(a)When Abaye asks (with regard to the Pasuk "ve'Chol Bas Yoreshes Nachalah mi'Matos Bnei Yisrael") 'Sof Sof ha ka Mis'akra Nachalah mi'Shivta de'Eima le'Shivta de'Aba', he is querying whether the Torah is equally worried about the Yerushas ha'Eim as it is about Yerushas ha'Av, in which case, the daughter will be obligated to marry a member of the same tribe as her mother as well as of her father (as will be explained later), or whether "le'Echad mi'Mishpachas Avihah" comes to preclude the family of the mother, about which the Torah is not particular.

(b)When we suggest 've'Dilma Sha'ani Hasam she'Kevar Husvah', we mean to resolve Abaye's She'eilah, on the grounds that it would be pointless to restrict the daughter to marry a member of her mother's tribe, seeing as, the moment her mother dies, her property has already passed from her own tribe to that of her daughter (who belongs to the tribe of her father).

(c)But Abaye answers that perhaps we do not say she'Kevar Husvah'; since it is not because a woman's property has been partially moved to another tribe, that her daughter is permitted to move it still further.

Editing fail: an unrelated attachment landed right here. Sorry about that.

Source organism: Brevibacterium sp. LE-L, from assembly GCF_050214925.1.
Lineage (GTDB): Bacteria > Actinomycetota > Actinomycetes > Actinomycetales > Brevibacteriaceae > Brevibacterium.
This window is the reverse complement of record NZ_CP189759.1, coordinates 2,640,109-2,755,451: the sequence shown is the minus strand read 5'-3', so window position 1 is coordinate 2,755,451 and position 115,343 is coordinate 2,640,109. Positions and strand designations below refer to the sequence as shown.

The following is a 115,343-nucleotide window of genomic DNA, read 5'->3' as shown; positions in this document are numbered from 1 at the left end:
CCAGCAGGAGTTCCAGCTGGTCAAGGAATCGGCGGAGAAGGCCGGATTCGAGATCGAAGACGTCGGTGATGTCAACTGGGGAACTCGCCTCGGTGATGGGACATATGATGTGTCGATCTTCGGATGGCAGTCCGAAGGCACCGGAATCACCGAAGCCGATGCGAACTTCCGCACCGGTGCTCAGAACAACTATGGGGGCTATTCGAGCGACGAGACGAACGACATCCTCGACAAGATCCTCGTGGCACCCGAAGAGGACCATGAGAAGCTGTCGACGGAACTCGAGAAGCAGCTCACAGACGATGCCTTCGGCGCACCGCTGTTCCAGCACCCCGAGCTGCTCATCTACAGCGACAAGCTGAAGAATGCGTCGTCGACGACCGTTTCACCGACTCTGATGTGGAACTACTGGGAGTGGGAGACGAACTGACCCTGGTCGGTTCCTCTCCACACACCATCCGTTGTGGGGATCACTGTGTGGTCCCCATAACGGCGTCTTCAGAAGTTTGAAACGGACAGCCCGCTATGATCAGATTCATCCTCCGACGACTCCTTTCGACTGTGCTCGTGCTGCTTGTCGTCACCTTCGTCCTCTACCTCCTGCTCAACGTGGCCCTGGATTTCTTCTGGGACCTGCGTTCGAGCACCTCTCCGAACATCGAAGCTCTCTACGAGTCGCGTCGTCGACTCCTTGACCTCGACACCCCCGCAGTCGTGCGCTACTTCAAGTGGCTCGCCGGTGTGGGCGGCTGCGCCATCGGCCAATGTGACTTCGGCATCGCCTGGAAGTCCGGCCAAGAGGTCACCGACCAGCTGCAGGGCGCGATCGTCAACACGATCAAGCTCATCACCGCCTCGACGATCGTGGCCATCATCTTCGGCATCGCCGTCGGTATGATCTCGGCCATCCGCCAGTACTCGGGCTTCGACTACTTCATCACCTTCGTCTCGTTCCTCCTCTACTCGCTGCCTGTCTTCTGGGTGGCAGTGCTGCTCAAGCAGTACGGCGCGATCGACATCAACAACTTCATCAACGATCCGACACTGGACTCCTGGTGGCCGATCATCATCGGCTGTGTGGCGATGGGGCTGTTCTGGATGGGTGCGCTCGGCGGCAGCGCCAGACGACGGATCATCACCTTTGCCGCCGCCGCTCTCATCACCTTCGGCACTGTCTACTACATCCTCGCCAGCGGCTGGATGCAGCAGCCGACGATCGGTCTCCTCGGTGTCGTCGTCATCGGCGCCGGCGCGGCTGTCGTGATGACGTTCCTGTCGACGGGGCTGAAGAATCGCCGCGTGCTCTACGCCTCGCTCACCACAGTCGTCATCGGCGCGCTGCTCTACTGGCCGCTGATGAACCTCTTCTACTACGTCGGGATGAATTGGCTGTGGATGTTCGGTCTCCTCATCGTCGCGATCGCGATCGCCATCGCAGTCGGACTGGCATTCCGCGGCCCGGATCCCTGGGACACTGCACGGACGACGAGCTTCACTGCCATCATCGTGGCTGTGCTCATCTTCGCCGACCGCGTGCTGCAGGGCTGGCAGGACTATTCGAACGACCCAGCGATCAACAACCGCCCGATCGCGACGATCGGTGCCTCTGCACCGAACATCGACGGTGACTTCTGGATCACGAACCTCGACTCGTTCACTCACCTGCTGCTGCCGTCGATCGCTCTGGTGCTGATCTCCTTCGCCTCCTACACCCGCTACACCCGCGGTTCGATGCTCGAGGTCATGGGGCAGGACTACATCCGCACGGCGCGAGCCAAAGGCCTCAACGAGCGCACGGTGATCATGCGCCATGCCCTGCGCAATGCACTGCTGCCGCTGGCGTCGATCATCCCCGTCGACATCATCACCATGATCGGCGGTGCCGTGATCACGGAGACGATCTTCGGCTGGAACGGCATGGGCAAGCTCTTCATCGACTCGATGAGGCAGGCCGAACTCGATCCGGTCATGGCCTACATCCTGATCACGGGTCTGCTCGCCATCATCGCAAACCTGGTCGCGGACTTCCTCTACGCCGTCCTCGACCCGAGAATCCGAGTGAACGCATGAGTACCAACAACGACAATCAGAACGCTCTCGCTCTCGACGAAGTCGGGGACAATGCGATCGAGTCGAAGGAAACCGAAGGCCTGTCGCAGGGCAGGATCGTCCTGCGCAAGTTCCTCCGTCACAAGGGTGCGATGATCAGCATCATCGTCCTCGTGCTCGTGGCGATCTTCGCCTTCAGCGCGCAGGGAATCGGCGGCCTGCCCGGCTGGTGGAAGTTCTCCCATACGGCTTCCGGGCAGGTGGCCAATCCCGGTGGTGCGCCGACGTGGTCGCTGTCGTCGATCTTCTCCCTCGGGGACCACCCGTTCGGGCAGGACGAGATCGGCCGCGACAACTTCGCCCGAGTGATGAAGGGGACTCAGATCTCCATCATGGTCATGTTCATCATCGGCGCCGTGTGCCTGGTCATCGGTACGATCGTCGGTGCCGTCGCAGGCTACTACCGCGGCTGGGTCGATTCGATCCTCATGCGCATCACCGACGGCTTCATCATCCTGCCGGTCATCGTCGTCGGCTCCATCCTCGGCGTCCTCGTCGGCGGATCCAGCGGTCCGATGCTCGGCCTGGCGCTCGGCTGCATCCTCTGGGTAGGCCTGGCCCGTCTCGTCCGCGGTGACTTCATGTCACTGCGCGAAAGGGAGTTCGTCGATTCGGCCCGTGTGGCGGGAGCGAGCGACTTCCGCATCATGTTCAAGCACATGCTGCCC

5)

(a)How did Rav Yeimar try to prove to Rav Ashi that we must say 'she'Kevar Husvah'? What would be the problem if we didn't?

(b)What did Rav Ashi's reply? How does Abaye, (who holds Hasavas ha'Ba'al) explain the possibility of not saying 'she'Kevar Husvah' and still not worry about the daughter removing her mother's property still further when she marries?

(c)But why will this not then be considered Hasavah vis-a-vis her father's property, which was one hundred per-cent within his tribe, and now (partially) passed to another tribe (from the husband's mother's side)?

(d)If in fact, we do not say 'she'Kevar Husvah', forcing the daughter to marry a man from her father's tribe but whose mother was from the same tribe as her own mother, then why did the Torah not write "le'Echad mi'Mishpachas Mateh Avihah ve'Imah"?

5)

(a)Rav Yeimar tried to prove to Rav Ashi that we must say 'she'Kevar Husvah' because if we didn't, then since we are concerned about Hasavas ha'Ba'al no less than Hasavas ha'Ben, why does the Torah not worry about the Hasavah of the mother's property (since it only mentions "Mishpachas Avihah", and not 'mi'Mishpachas Imah'). Since, when all's said and done, by marrying someone from her father's tribe, the daughter removes her mother's property still further ...